Doctor insights on:
Symptoms Of Dementia In Men
Would it be unusual for an elderly man with dementia (not very advanced) & an underlying infection to have persistent sleeplessness as a symptom?
Very possible: Given the gentleman has dementia, it is very likely that a minor infection can cause delirium or even insomnia. Treating the underlying infection should sort the sleep disturbances out. Dementia by itself can cause sleep disturbance as part of the pathological process. ...Read moreSee 1 more doctor answer
What blood tests , to verify the heart functioning , can be performed to an elderly man (95 years old) with vascular dementia. Vasovagal syntoms.
Why do you ask?: Apart from labs to look for a recent heart attack, and natriuretic peptide to evaluate for pump failure, blood work isn't that helpful in this situation. ...Read more
This is classical 10 warning signs and symptoms from web site of Alzheimer's association.
once you identify signs and symptoms, then please contact your primary care physician, geriatrician, neurologist or geriatric psychiatrist. ...Read more
Early dementia: Behavioral and psychological symptoms (bps) are common in the older population and may be an indication of early dementia. Van der linde rm et al 2012 found that wandering and persecution were independently associated with progression to dementia. Early co morbid conditions include obsessive compulsive disorders with evolving paranoid symptoms such as fear of stealing behaviors. ...Read moreSee 1 more doctor answer
Depends . . .: There are many variables to consider when estimating life expectancy, even for dementia. On average, we often quote 10yrs average from Alzheimer's disease diagnosis to death but that differ dramatically depending upon other co-existing conditions/illnesses. 10yrs also assumes diagnosis before 70yo while only 4yrs if diagnosed after 90yo. Currently, average is 4.5yrs taking all above into account. ...Read more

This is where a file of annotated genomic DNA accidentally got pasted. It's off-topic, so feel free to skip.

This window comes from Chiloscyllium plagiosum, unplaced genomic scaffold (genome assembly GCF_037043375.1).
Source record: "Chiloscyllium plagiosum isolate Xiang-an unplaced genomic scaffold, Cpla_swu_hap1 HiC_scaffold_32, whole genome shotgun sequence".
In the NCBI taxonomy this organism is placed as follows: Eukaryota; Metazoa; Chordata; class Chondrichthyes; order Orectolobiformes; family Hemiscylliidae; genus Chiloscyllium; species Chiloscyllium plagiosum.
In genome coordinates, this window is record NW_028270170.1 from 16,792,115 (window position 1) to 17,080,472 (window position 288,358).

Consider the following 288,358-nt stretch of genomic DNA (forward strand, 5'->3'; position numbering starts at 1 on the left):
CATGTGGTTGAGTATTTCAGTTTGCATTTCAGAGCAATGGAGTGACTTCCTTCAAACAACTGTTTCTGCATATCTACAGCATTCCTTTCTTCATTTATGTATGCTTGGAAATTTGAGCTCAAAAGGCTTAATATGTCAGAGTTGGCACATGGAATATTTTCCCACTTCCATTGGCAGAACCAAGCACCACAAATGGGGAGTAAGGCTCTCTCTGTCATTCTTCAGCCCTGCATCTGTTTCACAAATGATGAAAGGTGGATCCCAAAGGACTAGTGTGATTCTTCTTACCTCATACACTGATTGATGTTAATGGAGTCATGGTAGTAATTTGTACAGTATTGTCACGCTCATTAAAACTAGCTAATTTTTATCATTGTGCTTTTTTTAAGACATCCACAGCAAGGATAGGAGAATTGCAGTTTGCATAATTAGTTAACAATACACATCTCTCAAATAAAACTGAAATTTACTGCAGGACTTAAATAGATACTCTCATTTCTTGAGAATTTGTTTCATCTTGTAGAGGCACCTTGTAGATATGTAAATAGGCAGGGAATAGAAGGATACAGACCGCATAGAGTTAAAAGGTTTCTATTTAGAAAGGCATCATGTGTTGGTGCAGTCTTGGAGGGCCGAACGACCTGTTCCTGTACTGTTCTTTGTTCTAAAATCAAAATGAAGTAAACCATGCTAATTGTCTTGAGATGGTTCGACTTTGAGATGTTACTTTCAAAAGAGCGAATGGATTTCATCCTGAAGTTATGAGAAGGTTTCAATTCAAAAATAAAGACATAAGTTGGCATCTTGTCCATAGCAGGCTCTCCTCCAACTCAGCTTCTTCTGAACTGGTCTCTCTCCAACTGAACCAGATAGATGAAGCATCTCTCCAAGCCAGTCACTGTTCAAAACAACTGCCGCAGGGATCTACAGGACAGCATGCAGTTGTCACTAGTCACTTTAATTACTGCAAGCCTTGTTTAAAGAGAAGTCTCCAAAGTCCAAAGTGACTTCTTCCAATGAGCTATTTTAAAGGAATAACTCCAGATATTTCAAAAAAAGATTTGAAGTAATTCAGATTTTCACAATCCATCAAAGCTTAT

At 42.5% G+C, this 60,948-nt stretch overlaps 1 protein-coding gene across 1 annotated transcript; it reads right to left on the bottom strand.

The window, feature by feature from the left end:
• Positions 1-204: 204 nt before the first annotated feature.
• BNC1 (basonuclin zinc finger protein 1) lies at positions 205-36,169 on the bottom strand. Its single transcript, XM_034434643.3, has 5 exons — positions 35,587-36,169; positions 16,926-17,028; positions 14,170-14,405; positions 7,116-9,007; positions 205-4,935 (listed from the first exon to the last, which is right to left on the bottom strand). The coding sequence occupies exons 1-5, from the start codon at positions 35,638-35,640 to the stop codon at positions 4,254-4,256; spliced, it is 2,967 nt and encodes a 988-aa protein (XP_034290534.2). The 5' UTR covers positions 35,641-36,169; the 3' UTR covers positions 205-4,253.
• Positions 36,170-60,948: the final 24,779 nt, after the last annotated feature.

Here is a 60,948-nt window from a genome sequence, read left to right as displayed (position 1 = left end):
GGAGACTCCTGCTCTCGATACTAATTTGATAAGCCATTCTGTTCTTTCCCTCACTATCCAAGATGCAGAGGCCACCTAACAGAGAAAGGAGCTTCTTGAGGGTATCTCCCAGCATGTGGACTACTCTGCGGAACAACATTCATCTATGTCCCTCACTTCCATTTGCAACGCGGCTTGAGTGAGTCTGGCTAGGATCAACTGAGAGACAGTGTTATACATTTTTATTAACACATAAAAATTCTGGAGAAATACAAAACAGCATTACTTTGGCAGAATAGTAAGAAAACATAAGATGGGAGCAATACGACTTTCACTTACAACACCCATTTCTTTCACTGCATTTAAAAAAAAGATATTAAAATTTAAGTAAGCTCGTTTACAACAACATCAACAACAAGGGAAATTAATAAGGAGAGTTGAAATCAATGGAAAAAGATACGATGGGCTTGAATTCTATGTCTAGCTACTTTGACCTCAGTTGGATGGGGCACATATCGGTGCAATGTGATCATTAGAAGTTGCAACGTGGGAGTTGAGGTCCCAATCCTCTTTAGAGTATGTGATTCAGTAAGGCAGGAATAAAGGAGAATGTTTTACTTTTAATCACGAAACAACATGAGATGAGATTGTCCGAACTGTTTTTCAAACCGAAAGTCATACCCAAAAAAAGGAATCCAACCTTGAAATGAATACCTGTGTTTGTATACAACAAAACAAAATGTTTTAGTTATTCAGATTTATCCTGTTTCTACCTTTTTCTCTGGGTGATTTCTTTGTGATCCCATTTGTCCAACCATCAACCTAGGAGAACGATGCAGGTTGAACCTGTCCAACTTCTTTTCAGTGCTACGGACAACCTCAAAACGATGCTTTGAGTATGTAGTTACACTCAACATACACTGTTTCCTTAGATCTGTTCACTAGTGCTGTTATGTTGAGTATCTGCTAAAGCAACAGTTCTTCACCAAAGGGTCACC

It depends on Early!: Dementia is a syndrome presenting with significant decline in cognition, including short term memory, leading to behavioral problems and decline in ability to care for self. The onset is usually subtle, gradual and must be differentiated from other causes of imparement, like depression, delirium and normal aging. ...Read moreSee 2 more doctor answers
First, see your: Family doctor to rule out any medical illnesses that can cause memory problems. If medically cleared, make an appointment with a geriatric psychiatrist for an evaluation. Memory problems can be caused by a number of things. The most important thing is to get the right diagnosis so you will get the right treatment! ...Read more
Symptoms may vary: In each person, but they include memory loss, trouble communicating, difficulty learning or remembering new information, trouble planning or organizing, trouble with coordination or motor functions, personality changes, inability to reason, inappropriate behavior, paranoia, agitation and hallucinations. These must be severe enough to interfer with daily life. ...Read more